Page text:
Unlike most castles, Usk Castle has been a private family home since 1908.
Before this, it has been a farmhouse, a dame school, home to a fern collector and now is open to the public to share it’s beautiful, historic setting.
The Inner Ward of the castle is a large grassy area which has played host to many marquee receptions, picnics, plays, concerts and pageants.
The Castle House itself is a family home and is not open to the public except in May each year (see opening times). The gardens immediately around the house and tithe barn are private, but open once a year as part of the National Open Gardens scheme.
A very brief history of Usk Castle
This English castle was built by a Frenchman on a previously fortified, possibly Roman, site which has prehistoric connections.
It was the site of the start of the Battle of Usk in 1405 and has been a ruin since 1536
An English Castle
The boundary to Wales has moved many times. In 1955 Monmouthshire was added as an afterthought to Wales – ‘Wales and Monmouthshire’ was the official description. The debate continued until as late as 1972!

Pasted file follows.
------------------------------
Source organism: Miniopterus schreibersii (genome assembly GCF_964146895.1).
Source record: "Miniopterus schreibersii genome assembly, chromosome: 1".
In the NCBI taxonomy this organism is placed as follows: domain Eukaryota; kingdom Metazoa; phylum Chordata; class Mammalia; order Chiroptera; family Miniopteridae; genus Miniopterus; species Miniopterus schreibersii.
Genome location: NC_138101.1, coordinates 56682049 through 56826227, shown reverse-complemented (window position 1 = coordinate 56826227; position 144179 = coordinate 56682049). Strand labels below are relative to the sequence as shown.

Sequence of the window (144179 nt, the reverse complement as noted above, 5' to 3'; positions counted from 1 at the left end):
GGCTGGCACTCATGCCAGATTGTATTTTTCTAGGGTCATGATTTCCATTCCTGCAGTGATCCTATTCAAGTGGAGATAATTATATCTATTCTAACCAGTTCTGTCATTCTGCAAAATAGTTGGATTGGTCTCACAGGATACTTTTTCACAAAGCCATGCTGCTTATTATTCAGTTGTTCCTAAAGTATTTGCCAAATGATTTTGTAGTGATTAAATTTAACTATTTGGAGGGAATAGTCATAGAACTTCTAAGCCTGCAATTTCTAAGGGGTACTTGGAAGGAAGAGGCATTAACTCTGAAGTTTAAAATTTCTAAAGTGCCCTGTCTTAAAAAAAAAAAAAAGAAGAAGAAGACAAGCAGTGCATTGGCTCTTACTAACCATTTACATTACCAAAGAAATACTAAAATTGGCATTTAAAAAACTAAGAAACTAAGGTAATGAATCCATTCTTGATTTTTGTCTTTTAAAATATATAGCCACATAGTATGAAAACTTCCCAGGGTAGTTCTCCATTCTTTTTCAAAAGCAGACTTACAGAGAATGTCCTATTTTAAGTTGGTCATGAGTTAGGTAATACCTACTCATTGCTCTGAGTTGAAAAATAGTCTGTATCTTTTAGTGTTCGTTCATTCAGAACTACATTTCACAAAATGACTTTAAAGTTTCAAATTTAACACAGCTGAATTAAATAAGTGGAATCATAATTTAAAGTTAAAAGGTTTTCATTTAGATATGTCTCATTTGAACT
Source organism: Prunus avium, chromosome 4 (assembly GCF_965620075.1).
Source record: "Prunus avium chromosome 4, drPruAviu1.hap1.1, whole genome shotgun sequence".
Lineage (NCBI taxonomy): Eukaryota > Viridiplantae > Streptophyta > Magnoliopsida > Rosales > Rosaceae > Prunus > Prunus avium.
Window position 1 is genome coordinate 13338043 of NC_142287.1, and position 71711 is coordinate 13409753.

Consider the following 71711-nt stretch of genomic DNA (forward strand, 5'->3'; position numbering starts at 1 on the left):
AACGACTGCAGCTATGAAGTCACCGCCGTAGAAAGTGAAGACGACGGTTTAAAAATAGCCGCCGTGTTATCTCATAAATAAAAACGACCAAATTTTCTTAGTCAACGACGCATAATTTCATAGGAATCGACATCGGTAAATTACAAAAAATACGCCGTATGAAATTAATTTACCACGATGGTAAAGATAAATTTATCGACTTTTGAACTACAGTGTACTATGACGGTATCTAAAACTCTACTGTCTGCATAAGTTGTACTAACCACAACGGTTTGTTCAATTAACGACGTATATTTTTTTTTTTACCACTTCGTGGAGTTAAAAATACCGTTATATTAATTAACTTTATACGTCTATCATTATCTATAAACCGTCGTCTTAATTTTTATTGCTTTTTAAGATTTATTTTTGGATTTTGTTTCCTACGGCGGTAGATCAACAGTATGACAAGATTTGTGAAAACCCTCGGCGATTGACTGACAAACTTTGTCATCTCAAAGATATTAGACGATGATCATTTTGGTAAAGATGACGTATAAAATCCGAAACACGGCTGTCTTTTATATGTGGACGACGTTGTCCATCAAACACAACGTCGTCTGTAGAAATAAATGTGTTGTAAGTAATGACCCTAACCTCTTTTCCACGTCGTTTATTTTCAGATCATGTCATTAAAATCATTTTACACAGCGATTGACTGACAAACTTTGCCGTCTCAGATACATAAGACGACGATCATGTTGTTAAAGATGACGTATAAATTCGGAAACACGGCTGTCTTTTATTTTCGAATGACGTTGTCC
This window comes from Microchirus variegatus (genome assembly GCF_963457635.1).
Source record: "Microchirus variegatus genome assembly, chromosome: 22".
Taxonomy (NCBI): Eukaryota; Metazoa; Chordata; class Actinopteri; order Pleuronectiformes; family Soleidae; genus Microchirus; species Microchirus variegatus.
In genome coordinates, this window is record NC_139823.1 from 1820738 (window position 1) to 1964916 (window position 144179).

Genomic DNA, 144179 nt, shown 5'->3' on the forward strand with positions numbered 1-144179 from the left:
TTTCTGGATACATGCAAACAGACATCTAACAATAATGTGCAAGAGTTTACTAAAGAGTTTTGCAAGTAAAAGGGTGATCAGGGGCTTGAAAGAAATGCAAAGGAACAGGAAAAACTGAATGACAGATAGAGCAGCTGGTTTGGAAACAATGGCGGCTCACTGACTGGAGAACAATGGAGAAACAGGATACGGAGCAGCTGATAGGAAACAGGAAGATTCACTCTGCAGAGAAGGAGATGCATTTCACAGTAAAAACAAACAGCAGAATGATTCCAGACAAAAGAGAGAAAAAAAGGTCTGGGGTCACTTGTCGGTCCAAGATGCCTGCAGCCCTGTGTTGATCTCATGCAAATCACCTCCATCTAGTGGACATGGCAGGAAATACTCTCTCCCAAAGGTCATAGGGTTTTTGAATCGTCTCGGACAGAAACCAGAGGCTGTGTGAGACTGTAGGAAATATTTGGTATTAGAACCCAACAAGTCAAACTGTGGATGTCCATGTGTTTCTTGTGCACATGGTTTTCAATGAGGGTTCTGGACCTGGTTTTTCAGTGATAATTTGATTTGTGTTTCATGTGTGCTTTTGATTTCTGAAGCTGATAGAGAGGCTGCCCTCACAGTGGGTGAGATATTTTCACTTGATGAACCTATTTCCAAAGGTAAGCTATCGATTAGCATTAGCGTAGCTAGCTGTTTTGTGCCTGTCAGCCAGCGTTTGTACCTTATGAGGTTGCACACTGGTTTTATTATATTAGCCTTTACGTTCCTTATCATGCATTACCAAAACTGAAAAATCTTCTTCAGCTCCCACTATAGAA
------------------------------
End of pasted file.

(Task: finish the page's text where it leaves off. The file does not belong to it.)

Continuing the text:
Following the Norman conquest, Richard ‘Strongbow’ de Clare was allocated lands on the Welsh borders, and permitted to build a castle.
Battle of Usk
The Welsh rebellion started in 1400 by Owain Glyndwr was weakening by 1405 and the Battle of Pwll Melyn on the ridge beyond the castle was a further blow, signalling the end of the rebellion by 1406
Following the death of William Herbert, Earl of Pembroke, at the Battle of Edgecote in 1469, the castle reverted to the crown. It was later leased to Roger Williams of Llangybi. He was prosecuted for taking castle stone in 1536 in order to built Ty Mawr, his townhouse in Usk.
A more detailed PDF history can be downloaded here, and a detailed colour leaflet and diary documenting the creation of the gardens can be purchased for a small fee from our visitors kiosk. We also have copies of ‘Usk Castle, Priory and Town’ Knight and Johnson, for sale on request.